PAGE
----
It's no secret that Azim Premji, the 62-year-old Chairman of Wipro, the soaps-to-software company, is painfully shy of public attention and does everything possible to stay out of the limelight. But the last couple of weeks, he's been in the glare of publicity for allegedly encroaching on 23 guntas (little over half-an-acre) of land adjacent to the Belandur Tank, off Bangalore's Airport Road, purportedly to construct a palm grove and guest house. While mum's the word for Premji, his media managers have gone into an overdrive stressing, "Premji bought the land 15 years ago in his private capacity from the government and returned any area that was possibly encroached". In the interim, the guest house compound wall has been demolished and Premji has returned the land back to the state government. Just the sort of no-fuss punctiliousness one has come to expect of Premji.
If the company's spectacular result for the year wasn't reason enough for HCL Technologies President Vineet Nayar, 46, to smile, here's another: Harvard Business School (HBS) has introduced Nayar's celebrated 'Employee First, Customer Second' philosophy as part of its 'leadership' and 'strategy' curriculum. Students will now study Nayar's corporate strategy and the subsequent transformation of the company in the last two years since he took over. HCL Technologies is also the only Indian company to have featured in the London Business School's annual report on 'Organisational Innovation' across 10 notable global organisations. "Since the HBS report, 10 Fortune 500 companies have come to our premises to understand our strategy," claims Nayar. It is the practical transformation of converting thought leadership into business philosophy, he says. Spoken like a true modern management guru.
Rajeev Chaba, 43, has overseen a dramatic transformation of general motors (GM) India's fortunes over the past two years. As the President and Managing Director of the company, he is credited with increasing the marketshare of the company, thanks to the introduction of several new models, including the Spark small car. During his tenure, the company also announced a $300-million (Rs 1,230-crore) investment into a new plant at Talegaon, Maharashtra. The IIM Bangalore grad is now being moved to Egypt, as Managing Director of GM Egypt. "There is still a month to go, and a lot still has to be done," says Chaba, sounding not too excited about the new role. Could it be because India is where all the action is, and Egypt, in any case, is a smaller car market than India? Watch this space.
It is not very often that Ratan Tata decides to speak his mind. In an interview to Karan Thapar on CNN-IBN recently, the Tata Group Chairman was at his forthright best and spoke about the Indo-us nuclear deal, his interest in Jaguar and Land Rover, and succession at the group. Tata, 69, said the nuclear deal with the US was the best possible thing that has happened to India in a long while. "I'm very very sorry that on various issues this is being beleaguered," he said. The deal to acquire Jaguar and Land Rover from Ford was discussed and Tata said he was keen. "I don't think it will be fair to comment on this, but we certainly have an interest in the deal," he said. On succession, Tata said what he has been saying for a while now: that he's on the lookout, and would want to ensure a two-year transition before he stepped down. But he didn't answer the question everyone's asking: after Ratan who?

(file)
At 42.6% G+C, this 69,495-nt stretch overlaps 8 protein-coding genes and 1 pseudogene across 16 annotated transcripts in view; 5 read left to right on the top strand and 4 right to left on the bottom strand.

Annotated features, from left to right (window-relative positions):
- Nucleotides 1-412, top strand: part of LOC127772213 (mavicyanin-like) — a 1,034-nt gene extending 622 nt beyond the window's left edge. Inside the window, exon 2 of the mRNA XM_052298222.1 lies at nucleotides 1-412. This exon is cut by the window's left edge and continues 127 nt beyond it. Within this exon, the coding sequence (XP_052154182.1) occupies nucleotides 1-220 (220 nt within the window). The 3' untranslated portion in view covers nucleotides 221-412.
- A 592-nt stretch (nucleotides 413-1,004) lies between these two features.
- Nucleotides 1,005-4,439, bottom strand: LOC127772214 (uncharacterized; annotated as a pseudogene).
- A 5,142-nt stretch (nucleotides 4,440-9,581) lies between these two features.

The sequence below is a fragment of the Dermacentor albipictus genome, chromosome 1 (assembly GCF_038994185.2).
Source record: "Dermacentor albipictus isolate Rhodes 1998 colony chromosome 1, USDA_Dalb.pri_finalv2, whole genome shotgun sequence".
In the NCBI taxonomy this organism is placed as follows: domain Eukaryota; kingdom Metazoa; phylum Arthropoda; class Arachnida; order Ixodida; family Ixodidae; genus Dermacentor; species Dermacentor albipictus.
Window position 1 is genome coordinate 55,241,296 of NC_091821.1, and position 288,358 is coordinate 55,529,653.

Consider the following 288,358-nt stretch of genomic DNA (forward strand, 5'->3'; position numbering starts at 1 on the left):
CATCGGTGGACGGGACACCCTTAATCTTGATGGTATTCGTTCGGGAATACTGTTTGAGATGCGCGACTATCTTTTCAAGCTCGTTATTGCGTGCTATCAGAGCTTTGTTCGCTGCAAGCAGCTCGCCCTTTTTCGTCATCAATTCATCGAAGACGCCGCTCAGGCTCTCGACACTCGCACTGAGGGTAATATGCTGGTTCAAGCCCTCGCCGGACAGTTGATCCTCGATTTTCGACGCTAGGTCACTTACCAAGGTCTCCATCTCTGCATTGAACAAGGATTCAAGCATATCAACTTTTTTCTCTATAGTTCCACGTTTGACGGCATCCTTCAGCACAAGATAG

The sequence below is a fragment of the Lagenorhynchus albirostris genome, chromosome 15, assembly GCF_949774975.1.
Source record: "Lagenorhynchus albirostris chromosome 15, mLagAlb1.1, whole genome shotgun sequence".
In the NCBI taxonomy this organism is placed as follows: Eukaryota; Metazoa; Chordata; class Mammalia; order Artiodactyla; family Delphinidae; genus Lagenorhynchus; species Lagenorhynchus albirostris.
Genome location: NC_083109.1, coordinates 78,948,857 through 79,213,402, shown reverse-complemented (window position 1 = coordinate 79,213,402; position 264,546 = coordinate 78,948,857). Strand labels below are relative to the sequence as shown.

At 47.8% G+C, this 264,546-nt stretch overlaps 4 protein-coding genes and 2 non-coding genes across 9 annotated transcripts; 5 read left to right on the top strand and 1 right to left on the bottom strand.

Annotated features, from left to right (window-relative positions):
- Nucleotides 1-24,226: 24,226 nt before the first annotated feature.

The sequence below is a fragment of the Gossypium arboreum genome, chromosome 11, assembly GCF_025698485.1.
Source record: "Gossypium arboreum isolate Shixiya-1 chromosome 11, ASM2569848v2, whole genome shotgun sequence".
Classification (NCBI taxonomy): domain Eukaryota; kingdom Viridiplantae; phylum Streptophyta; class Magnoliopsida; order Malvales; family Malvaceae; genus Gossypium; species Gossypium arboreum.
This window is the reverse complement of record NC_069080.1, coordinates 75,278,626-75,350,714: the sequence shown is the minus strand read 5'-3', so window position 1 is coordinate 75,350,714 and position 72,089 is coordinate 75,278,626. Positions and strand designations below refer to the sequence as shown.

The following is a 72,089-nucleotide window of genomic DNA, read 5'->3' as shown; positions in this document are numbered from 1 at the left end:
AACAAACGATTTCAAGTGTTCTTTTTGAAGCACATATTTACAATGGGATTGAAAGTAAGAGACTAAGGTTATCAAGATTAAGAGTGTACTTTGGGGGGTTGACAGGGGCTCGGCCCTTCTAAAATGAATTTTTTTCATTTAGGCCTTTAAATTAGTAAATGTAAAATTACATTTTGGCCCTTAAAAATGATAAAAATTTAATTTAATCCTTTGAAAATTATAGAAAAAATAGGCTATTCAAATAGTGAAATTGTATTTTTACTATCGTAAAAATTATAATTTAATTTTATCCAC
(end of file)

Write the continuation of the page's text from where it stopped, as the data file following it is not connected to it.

After blazing a trail first with the cellular services market (Sterling Cellular) and later in the internet with India World (sold later to Sify), R. Ramaraj has now set his sights on the venture capital market. The 56-year-old chemical engineer and IIM-C alumnus has joined VC biggie Sequoia Capital as a Senior Advisor, primarily to focus on investments in the consumer internet market and to help portfolio companies find new growth avenues. "This is a strictly advisory role and I want to leverage my experience as an entrepreneur in new markets and help new companies anchor and grow their business," says Ramaraj. With investments in social networking start-up minglebox.com and local search firm guruji.com (where he was recently appointed a director), he may have his hands full at Sequoia. Says Ramaraj: "Unlike the earlier internet boom (and consequent meltdown), companies seem to have thought up more viable ideas and may of them will require funding and hand-holding to jump to the next level of growth."
Snapping the Ties
The rejig of Madura garments, the country's largest branded apparel vendor and part of the A.V. Birla group, appears to have taken its first casualty in the form of Hemchandra Javeri, the firm's Executive Vice President. While Javeri initially ran the entire business nearly independently, a couple of restructuring moves internally appear to have upset the apple cart. While Vikram Rao was appointed as Executive President of Madura Garments, the business was split up into lifestyle and value brands, with each unit having an independent COO. Javeri, 48, was re-designated in this process. "I am looking for new growth opportunities in this business," was all he would say when asked to comment on his departure. Javeri, who previously ran footwear giant Nike's country operations, is unlikely to remain on the sidelines for long, with Arvind Brands and Pantaloons both tipped as future employers.
(Contributed by Rahul Sachitanand, Krishna Gopalan, Kushan Mitra and Pallavi Srivastava)